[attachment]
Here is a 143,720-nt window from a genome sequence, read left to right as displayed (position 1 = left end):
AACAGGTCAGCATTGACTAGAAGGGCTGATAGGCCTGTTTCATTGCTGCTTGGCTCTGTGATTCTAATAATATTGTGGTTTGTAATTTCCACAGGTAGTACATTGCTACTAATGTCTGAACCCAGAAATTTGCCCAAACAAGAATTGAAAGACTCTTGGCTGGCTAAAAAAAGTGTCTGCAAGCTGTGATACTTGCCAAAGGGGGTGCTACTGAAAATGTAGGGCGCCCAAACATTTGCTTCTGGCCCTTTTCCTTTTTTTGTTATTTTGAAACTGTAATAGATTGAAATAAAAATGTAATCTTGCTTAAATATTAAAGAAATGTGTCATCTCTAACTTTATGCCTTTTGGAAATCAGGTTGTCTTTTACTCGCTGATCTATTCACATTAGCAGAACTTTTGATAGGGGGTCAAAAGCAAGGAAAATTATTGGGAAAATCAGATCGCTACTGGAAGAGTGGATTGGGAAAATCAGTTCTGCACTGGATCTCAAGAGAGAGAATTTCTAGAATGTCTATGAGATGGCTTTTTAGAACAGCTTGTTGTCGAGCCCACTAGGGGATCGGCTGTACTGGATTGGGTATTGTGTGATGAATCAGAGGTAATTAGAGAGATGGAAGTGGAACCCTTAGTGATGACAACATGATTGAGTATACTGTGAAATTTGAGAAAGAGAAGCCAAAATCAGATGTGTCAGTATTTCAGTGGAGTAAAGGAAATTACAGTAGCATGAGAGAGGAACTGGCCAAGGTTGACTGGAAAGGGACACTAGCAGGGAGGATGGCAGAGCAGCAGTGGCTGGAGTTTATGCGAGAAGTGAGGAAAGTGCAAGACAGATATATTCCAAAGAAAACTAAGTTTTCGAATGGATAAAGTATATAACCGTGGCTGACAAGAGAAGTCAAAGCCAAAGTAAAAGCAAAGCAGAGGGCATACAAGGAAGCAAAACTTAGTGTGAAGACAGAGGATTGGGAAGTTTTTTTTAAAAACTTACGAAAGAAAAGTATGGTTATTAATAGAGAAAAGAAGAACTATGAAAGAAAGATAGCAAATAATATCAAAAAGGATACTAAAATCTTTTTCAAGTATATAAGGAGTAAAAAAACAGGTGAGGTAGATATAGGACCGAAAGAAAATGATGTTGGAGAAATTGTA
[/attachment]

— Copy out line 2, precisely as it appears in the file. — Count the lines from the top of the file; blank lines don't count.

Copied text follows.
AACAGGTCAGCATTGACTAGAAGGGCTGATAGGCCTGTTTCATTGCTGCTTGGCTCTGTGATTCTAATAATATTGTGGTTTGTAATTTCCACAGGTAGTACATTGCTACTAATGTCTGAACCCAGAAATTTGCCCAAACAAGAATTGAAAGACTCTTGGCTGGCTAAAAAAAGTGTCTGCAAGCTGTGATACTTGCCAAAGGGGGTGCTACTGAAAATGTAGGGCGCCCAAACATTTGCTTCTGGCCCTTTTCCTTTTTTTGTTATTTTGAAACTGTAATAGATTGAAATAAAAATGTAATCTTGCTTAAATATTAAAGAAATGTGTCATCTCTAACTTTATGCCTTTTGGAAATCAGGTTGTCTTTTACTCGCTGATCTATTCACATTAGCAGAACTTTTGATAGGGGGTCAAAAGCAAGGAAAATTATTGGGAAAATCAGATCGCTACTGGAAGAGTGGATTGGGAAAATCAGTTCTGCACTGGATCTCAAGAGAGAGAATTTCTAGAATGTCTATGAGATGGCTTTTTAGAACAGCTTGTTGTCGAGCCCACTAGGGGATCGGCTGTACTGGATTGGGTATTGTGTGATGAATCAGAGGTAATTAGAGAGATGGAAGTGGAACCCTTAGTGATGACAACATGATTGAGTATACTGTGAAATTTGAGAAAGAGAAGCCAAAATCAGATGTGTCAGTATTTCAGTGGAGTAAAGGAAATTACAGTAGCATGAGAGAGGAACTGGCCAAGGTTGACTGGAAAGGGACACTAGCAGGGAGGATGGCAGAGCAGCAGTGGCTGGAGTTTATGCGAGAAGTGAGGAAAGTGCAAGACAGATATATTCCAAAGAAAACTAAGTTTTCGAATGGATAAAGTATATAACCGTGGCTGACAAGAGAAGTCAAAGCCAAAGTAAAAGCAAAGCAGAGGGCATACAAGGAAGCAAAACTTAGTGTGAAGACAGAGGATTGGGAAGTTTTTTTTAAAAACTTACGAAAGAAAAGTATGGTTATTAATAGAGAAAAGAAGAACTATGAAAGAAAGATAGCAAATAATATCAAAAAGGATACTAAAATCTTTTTCAAGTATATAAGGAGTAAAAAAACAGGTGAGGTAGATATAGGACCGAAAGAAAATGATGTTGGAGAAATTGTA